In Honduras I pick up bits of the culture. I eat an empanada, and the memory is stored on my tongue. I see a boy riding bareback downhill to the bridge, and my calf muscles contract as if trotting along. I’m amazed at the bromeliads growing like spikey lily pads, the branches filled with orange flowers. One tree can host a botanical garden. Thus after a 3 day visit to Honduras, a bouquet of sweetness fills my sensations.

We walked fromel castillo’, the castle, to the Central Park planted snug against the Iglesia de San Marco. I was prejudiced without cause hearing the story of Honduran President Juan Lindo (1850c.) and his invasion of Guatemala. The Castillo was a bit somniforic until I read that Lindo said the future of the country depended on breaking forth and educating the people.

We met many Honduran Quaker leaders (Martha learned all the gossip). We visited in colonial Spanish-built houses with tile floors and a style of ceramic roof that lets in air, but not raindrops. We couldn’t resist a trip to the thermal pools: hot springs that flow down from the amazing rainforest of the Celaque summit. My image of Honduras as a poor downtrodden country without much culture to mention was completely overturned.

One of the most intriguing parts of my education was learning about a PreColumbian peace process among the Lenca people here called guancascos. The Lencan Indians are bereft of their language and religion, but guancascos is alive and well carving a peace between communities. This unique tradition can instruct our flailing peace efforts. Guancascos is a bilateral peace treaty between two competing groups fighting over territory. It involves days of dance, ceremonies, a change of local leaders in office, and sometimes weddings and baptisms. Both towns attend the process. It’s the biggest event of the year.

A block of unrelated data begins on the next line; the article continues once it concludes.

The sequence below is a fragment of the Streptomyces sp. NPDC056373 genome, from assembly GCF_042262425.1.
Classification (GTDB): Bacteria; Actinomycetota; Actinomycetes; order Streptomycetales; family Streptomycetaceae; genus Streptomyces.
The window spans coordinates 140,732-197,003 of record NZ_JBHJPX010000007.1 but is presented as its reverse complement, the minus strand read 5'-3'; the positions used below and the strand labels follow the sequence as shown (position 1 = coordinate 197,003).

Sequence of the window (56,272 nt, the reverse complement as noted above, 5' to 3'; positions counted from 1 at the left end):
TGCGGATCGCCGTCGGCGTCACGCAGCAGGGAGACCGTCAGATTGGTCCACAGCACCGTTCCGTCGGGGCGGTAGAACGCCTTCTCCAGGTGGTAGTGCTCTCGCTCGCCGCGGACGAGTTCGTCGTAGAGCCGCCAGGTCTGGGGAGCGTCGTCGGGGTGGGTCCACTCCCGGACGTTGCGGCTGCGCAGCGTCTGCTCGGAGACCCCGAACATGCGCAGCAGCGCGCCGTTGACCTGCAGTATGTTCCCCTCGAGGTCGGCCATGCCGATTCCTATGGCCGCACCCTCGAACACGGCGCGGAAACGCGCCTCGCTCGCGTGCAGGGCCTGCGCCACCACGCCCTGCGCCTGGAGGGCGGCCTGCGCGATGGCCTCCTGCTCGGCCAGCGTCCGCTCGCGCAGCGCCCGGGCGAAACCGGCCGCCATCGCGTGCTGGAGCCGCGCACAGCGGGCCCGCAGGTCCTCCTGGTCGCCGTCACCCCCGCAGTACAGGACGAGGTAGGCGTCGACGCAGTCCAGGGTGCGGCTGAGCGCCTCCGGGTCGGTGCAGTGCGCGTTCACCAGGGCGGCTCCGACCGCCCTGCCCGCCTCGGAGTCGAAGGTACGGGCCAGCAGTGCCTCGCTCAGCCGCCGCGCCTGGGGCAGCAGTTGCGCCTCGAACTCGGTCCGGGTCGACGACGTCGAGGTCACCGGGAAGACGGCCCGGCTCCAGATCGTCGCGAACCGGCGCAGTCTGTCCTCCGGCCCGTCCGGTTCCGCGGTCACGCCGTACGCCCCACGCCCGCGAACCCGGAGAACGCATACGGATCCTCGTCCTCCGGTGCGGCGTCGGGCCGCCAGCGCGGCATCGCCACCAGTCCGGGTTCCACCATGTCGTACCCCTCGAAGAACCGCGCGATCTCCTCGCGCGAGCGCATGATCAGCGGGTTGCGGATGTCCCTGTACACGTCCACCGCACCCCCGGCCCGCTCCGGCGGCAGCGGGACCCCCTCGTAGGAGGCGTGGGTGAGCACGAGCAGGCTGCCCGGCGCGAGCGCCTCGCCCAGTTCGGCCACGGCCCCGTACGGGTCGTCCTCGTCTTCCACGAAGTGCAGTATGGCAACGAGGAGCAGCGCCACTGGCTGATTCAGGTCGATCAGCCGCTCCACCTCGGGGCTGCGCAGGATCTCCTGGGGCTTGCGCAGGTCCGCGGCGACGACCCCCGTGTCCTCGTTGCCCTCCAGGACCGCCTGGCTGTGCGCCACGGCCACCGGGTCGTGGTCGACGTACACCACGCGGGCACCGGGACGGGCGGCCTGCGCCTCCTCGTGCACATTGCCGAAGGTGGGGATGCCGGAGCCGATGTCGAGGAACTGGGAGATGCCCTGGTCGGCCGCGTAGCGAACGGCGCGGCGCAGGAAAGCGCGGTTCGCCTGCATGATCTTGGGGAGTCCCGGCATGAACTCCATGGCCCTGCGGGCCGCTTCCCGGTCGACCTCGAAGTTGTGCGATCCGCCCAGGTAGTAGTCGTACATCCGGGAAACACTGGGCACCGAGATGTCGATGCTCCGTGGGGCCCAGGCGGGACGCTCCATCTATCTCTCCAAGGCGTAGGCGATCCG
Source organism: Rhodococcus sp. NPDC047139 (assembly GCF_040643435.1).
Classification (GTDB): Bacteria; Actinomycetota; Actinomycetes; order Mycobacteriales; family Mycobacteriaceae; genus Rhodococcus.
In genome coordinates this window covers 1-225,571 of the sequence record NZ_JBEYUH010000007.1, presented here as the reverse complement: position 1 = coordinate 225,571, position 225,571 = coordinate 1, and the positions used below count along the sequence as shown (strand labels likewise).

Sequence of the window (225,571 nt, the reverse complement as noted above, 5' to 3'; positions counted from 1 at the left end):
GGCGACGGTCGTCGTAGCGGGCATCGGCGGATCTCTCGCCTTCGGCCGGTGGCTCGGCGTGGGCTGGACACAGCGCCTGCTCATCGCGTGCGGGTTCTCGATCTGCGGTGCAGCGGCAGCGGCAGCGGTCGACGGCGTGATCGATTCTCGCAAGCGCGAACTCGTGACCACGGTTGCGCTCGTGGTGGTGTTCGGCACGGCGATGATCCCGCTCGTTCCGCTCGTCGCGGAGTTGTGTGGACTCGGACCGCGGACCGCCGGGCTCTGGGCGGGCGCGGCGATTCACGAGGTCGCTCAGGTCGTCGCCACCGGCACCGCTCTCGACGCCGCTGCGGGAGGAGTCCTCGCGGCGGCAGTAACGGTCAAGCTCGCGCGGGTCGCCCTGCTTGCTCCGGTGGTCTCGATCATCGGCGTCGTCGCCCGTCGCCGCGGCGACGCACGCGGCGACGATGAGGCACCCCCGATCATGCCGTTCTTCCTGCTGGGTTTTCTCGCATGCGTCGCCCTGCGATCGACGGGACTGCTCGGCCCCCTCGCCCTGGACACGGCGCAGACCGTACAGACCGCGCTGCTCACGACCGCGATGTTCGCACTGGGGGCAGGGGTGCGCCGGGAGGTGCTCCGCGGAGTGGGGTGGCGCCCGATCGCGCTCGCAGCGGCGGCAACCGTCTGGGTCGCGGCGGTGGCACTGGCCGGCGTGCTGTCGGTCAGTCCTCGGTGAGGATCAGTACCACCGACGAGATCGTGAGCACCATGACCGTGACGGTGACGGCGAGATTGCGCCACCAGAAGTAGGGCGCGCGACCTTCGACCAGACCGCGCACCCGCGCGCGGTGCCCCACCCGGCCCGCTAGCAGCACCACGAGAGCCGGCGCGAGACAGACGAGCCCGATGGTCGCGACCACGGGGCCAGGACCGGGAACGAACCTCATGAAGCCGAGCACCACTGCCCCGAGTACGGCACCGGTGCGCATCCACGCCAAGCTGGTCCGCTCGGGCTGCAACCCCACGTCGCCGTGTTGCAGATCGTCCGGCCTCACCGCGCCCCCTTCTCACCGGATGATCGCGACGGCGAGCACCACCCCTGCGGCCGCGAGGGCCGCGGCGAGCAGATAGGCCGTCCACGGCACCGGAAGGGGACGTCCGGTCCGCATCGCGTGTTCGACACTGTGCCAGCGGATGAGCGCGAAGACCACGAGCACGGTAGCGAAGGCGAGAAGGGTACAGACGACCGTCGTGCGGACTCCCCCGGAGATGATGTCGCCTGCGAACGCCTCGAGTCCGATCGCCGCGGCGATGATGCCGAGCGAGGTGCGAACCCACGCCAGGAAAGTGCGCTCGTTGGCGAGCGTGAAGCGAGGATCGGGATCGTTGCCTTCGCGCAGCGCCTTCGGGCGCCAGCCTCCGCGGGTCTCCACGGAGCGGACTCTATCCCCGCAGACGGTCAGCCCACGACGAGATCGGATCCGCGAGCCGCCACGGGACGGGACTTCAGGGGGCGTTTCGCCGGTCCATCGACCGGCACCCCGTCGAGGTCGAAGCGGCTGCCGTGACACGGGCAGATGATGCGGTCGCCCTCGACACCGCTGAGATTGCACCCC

Guancascos begins with the Traida de Polvora, the bringing of gunpowder. At this time the leaders from both sides meet: the costs of the fireworks are negotiated. Every peace summit needs a divvying up of fireworks to whet the whistle for larger conflicts. Then the two communities often have a Broom Dance, where the newly elected leader hands a flowered broom to the outgoing village leader and in turn a Tall Staff is given to the outgoing leader. There’s ofcourse lengthy greetings punctuated by fireworks and music. The parade starts in one town, and then heads to the outskirts, and ends in the second town. The two groups sachet towards the main Catholic Church, over a floor covered with pine needles, and decorated copiously. The climax is the Danza de Gorrobo, the Dance of the Black Iguana, with elaborate costumes and native musical instruments. Don’t these dances sound better than signing a written contract, costly and ponderous?

Guancasco is used in a few dozen villages around Gracias a Dios, and Santa Rosa de Copan. I wonder what ways the Guancasco can instruct Quakers who are a bit stiff around peace initiatives.

It offers formal ways to connect with potential enemies or former enemies. It is renewed every year or every other year. This style of waging peace has happened for 500 years. Ah yea, sounds like a tried and true process to me.